Cable cast on 6 stitches for the back of the hat.
Knit your second earflap, again being careful not to twist stitches and keep the sides of all pieces knit side out. You should now be ready to close your round, with 36 stitches total on 3 - 4 needles. Feel free to scoot some of the stitches around to different needles to even out the stitches. I used 3 needles with 12 stitches on each.
Note that there will be a lot of loose ends, and things may look a little wonky around the earflaps. Don't worry, we'll fix that when we weave through the ends.
Start knitting rounds, and continue until hat measures 3" from the front of the hat. Then decrease as follows:
Row 1: K4, K2tog
Row 2: K3, K2tog
Row 3: K2, K2tog
Row 4: K1, K2tog
Row 5: K2tog for whole round, so you are down to 6 stitches
Cut yarn with a long tail, pull through the last 6 stitches and tie off. You're done with the hard part!
Step 3: Block Your Hat
When you finish knitting your hat, you will have a lot of loose ends around the earflaps. With a crochet hook, weave those around any weak or loose connection points until they look more continuous, eventually weaving them down to the bottoms of the earflaps.
Once this is finished, it is time to block your hat. As I used a long tail cast on instead of a cable cast on for the front of the hat, there was a fair amount of curl, which we can take care of by blocking. This works best with natural fibers, you will have a hard time correcting for this with acrylic.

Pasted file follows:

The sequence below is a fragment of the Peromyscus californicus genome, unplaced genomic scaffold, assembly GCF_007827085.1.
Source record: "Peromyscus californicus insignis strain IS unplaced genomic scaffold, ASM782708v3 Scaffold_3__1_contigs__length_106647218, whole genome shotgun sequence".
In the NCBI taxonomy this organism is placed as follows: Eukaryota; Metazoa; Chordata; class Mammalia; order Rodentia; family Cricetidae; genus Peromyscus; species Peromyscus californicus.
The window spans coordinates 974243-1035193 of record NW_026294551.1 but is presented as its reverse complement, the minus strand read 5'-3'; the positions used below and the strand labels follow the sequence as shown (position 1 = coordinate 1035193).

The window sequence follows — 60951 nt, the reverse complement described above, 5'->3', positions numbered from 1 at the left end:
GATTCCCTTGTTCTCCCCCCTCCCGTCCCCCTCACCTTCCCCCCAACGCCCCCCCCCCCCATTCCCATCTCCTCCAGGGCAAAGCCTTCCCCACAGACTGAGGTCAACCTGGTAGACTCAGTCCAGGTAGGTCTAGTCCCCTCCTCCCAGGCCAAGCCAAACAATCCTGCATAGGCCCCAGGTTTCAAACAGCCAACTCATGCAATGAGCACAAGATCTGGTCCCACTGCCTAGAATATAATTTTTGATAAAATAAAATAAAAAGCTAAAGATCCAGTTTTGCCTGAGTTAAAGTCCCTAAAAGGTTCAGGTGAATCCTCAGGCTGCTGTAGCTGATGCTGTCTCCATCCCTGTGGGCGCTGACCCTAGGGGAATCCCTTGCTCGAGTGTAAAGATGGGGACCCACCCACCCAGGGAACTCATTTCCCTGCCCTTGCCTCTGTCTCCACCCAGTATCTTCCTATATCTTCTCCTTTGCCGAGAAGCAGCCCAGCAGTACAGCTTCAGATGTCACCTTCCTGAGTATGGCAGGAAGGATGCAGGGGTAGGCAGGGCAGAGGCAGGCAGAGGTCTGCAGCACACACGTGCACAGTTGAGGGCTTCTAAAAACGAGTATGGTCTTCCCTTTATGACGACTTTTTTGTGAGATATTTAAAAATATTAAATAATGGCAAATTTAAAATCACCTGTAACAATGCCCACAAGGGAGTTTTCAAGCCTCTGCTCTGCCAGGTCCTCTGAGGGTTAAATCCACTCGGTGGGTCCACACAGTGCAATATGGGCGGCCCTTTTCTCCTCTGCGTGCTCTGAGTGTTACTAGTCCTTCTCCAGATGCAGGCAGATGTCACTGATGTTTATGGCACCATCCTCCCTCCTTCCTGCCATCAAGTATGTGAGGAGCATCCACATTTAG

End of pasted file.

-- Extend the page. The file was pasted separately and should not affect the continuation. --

With a very steamy iron and press cloth, steam your hat into shape. You may want to do this a few times, letting it dry in between, until you have eliminated any curl of the ear flaps or front of the hat.
Now that you have your hat base complete, it's time for the fun stuff!
Step 4: Add Ears and Tails
Cut lengths of your three colors of yard for the ears and tails.
For the ears, pull several strands of each color through a row or two of knitting, and wrap tightly with a separate piece of yarn, knotting several times as you wrap so it is tightly secured. Run the ends back up through the wrap, so they do not stick out in strange directions.
For the tails, pull longer pieces through the bottom of the earflaps, and braid them to your desired length. Wrap tightly in the same fashion, knoting as you wrap until it is very secure, and run the ends back through.
Give a little trim to even them out when finished.
Step 5: Make the Face
The last step is to add the face.
First, crochet two white circles in the round. I made them about two inches in diameter.
The beak is a little more tricky, I basically single crocheted for two rows, until I had a remotely triangular piece. The shape of this will largely be determined when you sew it to the hat, so don't worry if it is not a perfect triangle.
Sew the pupils to the eyes before attaching them to the hat. Use heavy thread to sew them down, making sure to do so very securely, since babies may pull at them. I positioned them slightly to the center so it would have a somewhat cross eyed look :)
Now take your large eyed needle, and using the ends of each piece start sewing them down. Although I sewed the beak on second here, I think it would have looked better to sew it down first. When sewing the beak and eyes down, try to correct for the natural irregularities and make the shapes more uniform. Tie off the ends securely when finished. I kept the loose ends an inch or two long and ran them through the gap between the eyes and the hat, so they would be hidden and less likely to unravel.
With that you're finished! Sit back and enjoy the cuteness, your job is done.
Participated in the